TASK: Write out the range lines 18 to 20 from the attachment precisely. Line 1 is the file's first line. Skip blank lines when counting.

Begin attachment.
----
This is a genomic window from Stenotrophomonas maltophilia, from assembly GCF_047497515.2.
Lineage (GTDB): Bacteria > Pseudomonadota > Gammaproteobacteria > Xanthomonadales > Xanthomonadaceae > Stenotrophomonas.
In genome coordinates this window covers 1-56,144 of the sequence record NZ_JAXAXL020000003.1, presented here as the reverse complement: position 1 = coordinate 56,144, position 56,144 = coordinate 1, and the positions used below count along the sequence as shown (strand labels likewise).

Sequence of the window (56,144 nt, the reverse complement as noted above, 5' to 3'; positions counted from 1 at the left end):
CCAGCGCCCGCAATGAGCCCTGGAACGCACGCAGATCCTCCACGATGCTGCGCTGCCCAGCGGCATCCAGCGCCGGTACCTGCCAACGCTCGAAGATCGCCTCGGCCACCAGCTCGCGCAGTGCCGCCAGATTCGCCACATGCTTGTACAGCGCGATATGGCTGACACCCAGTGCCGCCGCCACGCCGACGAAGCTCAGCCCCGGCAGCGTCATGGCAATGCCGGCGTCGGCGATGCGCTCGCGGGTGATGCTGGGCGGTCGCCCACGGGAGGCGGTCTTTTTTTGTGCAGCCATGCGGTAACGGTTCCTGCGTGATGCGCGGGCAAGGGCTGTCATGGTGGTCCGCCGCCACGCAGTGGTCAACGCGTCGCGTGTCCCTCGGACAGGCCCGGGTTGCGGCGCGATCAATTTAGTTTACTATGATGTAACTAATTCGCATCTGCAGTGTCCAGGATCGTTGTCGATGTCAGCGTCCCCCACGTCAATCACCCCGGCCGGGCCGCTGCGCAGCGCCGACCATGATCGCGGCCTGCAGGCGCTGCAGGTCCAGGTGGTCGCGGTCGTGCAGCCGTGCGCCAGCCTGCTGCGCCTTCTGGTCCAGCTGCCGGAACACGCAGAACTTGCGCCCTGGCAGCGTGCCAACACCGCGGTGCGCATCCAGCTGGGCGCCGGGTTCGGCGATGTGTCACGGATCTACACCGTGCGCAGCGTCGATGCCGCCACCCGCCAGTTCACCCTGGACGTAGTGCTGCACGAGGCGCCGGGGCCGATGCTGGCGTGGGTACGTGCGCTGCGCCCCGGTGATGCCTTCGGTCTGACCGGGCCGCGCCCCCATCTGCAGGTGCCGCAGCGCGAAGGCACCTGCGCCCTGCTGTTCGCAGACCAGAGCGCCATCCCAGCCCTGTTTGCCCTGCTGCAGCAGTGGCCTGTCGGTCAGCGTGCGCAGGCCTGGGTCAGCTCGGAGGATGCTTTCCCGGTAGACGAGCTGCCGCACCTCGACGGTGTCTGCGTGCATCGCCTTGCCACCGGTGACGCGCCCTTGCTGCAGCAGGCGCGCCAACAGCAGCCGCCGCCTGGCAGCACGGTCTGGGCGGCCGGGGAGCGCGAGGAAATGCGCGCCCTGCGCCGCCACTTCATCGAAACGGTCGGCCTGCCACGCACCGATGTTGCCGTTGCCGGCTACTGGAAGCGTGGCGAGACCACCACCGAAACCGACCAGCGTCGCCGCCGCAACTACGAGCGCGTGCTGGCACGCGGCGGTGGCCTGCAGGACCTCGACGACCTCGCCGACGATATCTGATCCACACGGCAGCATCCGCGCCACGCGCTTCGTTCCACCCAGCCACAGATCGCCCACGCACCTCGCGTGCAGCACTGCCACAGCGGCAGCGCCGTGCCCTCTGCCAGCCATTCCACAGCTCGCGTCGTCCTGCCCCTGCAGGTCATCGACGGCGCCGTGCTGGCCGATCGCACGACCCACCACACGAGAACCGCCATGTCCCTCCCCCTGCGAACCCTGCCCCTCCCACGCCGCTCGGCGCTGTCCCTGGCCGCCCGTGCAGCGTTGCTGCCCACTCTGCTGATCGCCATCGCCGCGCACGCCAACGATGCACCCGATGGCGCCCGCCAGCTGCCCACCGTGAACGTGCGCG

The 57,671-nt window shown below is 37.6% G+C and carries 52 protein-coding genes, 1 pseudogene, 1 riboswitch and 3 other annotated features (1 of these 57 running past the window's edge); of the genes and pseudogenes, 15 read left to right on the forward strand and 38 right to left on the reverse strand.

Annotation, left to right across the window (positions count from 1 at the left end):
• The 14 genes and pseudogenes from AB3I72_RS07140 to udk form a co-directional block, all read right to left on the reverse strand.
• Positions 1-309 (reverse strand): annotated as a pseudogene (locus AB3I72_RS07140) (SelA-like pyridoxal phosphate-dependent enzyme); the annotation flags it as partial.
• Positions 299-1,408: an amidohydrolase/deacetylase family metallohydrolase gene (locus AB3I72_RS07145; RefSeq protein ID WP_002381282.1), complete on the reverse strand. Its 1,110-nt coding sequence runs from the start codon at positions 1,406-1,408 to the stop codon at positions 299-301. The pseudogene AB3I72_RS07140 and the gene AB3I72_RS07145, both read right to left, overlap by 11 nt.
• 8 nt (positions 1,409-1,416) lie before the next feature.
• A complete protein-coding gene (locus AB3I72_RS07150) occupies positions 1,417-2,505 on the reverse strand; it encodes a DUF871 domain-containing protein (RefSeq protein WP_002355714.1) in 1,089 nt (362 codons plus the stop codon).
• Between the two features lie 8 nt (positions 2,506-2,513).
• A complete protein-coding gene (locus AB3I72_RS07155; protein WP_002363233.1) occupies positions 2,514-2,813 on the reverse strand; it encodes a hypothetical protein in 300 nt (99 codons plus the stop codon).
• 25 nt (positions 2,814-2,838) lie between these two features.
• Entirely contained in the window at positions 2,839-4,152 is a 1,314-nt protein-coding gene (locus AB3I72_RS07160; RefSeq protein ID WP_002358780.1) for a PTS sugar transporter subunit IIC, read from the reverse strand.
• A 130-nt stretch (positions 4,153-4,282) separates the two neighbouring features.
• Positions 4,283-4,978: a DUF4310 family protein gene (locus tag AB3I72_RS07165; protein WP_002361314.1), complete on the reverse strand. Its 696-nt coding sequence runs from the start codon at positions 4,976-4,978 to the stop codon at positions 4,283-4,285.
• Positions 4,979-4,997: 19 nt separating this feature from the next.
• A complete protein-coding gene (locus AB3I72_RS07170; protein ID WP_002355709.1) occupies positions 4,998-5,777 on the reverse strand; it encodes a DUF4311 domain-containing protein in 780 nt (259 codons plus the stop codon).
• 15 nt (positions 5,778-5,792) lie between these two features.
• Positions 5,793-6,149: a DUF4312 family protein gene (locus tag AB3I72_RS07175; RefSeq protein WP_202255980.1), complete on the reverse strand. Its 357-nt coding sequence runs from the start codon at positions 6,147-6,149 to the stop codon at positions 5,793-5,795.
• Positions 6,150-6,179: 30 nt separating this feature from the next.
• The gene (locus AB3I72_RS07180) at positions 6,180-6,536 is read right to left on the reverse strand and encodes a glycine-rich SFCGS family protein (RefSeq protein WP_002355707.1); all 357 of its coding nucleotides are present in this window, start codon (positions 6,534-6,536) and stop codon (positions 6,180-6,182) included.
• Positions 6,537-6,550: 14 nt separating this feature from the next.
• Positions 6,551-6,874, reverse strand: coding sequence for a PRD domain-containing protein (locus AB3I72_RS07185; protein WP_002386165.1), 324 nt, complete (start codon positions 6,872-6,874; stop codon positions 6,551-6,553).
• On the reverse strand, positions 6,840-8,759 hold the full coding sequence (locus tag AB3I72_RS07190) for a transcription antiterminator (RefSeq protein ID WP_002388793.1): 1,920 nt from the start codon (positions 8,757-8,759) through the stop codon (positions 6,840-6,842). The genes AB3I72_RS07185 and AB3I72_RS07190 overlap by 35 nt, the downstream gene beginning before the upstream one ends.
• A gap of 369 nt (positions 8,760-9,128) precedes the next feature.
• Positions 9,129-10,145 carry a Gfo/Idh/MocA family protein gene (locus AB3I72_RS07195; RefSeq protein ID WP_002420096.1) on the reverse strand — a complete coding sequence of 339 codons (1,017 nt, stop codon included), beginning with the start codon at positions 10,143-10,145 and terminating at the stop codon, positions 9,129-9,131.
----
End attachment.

• Positions 4,283-4,978: a DUF4310 family protein gene (locus tag AB3I72_RS07165; protein WP_002361314.1), complete on the reverse strand. Its 696-nt coding sequence runs from the start codon at positions 4,976-4,978 to the stop codon at positions 4,283-4,285.
• Positions 4,979-4,997: 19 nt separating this feature from the next.
• A complete protein-coding gene (locus AB3I72_RS07170; protein ID WP_002355709.1) occupies positions 4,998-5,777 on the reverse strand; it encodes a DUF4311 domain-containing protein in 780 nt (259 codons plus the stop codon).